BY NIKKI ROTHWELL Special to the Record-Eagle
Traverse City Record-Eagle
---- — TRAVERSE CITY — The Northwest Michigan Horticultural Research Center (NWMHRC) is pleased to announce a new member to their team: Emily Pochubay.
Emily will fill the fruit educator role at the NWMHRC and will be working with growers across northwest Michigan as well as with fruit growers throughout the state. She will coordinate extension educational programming on pest management and horticulture in tree fruit, primarily tart and sweet cherries, apples, and wine grapes.
This position will also work across disciplines on a breadth of basic and applied research projects. Emily will provide leadership in the horticultural management of tree and small fruits and management of pests and other plant stressors of the fruit industry centered in northwest Michigan. She will participate in teams to support statewide outreach activities directed toward the state’s fruit industry. Because the link of extension and research is vital at field research stations, Emily will develop and maintain an applied research program centered in northern Michigan and will coordinate site-specific research with other MSU researchers.
Emily completed her Bachelor of Science in Entomology from Michigan State University in 2009. After graduation, Emily worked as a research aide in the Organic Pest Management Lab (www.opm.msu.edu) directed by Dr. Matt Grieshop. She assisted Dr. Grieshop and many graduate students with several tree fruit and greenhouse pest management projects. Her dedication to pest management research led to three grant-funded projects that supported Emily’s graduate program at MSU.
Her graduate work on biologically-based pest management in greenhouse crops provided the industry with insights on techniques for introducing predators to manage key greenhouse pests. Emily worked closely with MSU researchers, extension educators, and growers of greenhouse crops throughout her degree program and she has presented her findings at conferences across the country. She received several awards throughout her graduate degree including the Academic Achievement Graduate Assistantship from MSU, the Joseph H. Camin Fellowship from Ohio State University, and the Paul Wooley award for outstanding achievement in her master’s program from the Department of Entomology at MSU.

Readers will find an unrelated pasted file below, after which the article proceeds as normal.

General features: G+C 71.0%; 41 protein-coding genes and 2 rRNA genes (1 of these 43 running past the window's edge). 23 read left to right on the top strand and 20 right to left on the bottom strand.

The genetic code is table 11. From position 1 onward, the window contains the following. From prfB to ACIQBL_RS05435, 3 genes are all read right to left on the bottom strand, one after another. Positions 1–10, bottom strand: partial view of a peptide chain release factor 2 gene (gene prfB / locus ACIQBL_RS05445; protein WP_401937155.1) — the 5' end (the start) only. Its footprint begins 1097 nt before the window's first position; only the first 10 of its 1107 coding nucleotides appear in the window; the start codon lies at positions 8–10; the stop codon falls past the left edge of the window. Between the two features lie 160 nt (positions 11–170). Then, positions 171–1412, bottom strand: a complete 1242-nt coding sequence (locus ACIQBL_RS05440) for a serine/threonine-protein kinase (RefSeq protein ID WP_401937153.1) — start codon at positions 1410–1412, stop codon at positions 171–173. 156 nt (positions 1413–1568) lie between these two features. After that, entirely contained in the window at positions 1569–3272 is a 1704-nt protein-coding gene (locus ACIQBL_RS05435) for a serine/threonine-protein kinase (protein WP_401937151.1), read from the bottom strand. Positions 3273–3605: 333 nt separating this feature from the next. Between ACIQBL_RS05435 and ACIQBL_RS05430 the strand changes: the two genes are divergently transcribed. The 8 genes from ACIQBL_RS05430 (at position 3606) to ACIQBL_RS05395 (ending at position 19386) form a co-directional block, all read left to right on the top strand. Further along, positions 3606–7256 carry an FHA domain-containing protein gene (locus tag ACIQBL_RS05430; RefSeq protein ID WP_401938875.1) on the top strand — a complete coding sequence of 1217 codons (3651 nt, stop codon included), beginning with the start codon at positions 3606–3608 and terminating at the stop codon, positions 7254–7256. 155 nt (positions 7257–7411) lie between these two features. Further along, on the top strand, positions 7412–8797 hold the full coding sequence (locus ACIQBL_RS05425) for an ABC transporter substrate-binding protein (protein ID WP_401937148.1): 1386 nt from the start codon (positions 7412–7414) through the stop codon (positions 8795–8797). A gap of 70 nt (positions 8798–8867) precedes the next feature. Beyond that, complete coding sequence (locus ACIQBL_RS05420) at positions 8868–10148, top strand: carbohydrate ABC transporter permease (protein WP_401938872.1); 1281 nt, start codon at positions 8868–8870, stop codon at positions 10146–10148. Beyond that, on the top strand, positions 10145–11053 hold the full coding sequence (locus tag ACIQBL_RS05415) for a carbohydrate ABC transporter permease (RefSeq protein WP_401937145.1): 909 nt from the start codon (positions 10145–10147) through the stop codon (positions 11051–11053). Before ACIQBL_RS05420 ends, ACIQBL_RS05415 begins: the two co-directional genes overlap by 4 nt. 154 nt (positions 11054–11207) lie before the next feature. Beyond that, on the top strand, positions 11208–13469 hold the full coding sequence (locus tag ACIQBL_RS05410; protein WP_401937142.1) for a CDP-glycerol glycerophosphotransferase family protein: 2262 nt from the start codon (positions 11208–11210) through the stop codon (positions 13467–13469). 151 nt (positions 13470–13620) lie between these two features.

After graduating in 2012 with her Master of Science in Entomology, Emily transitioned into a research technician position in the Organic Pest Management Lab. In this role, she assisted in and led research experiments in tree fruit and high tunnel grown raspberries and sweet cherries. Some projects Emily contributed to include the Solid-Set Canopy Delivery System project (www.canopydelivery.msu.edu) — an ongoing multi-state effort investigating the development, installation, and use of micro-sprinklers in orchards, two-spotted spider mite management using predators in high tunnel grown raspberries, and a monitoring study of Brown Marmorated Stink Bug predators in Michigan.
Throughout her time in the Organic Pest Management Lab, Emily mentored several undergraduate student researchers who are now taking the lead on research projects at MSU.
“Emily brings a terrific set of skills to the IPM position,” said Mark Miezio, President of the NWMHR Foundation Board, “We are pleased that we found a person that has a solid pest management background, which will help her hit the ground running next field season. We are also appreciative of MSU’s commitment to the Northwest Station and think Emily will great a great addition to our team.”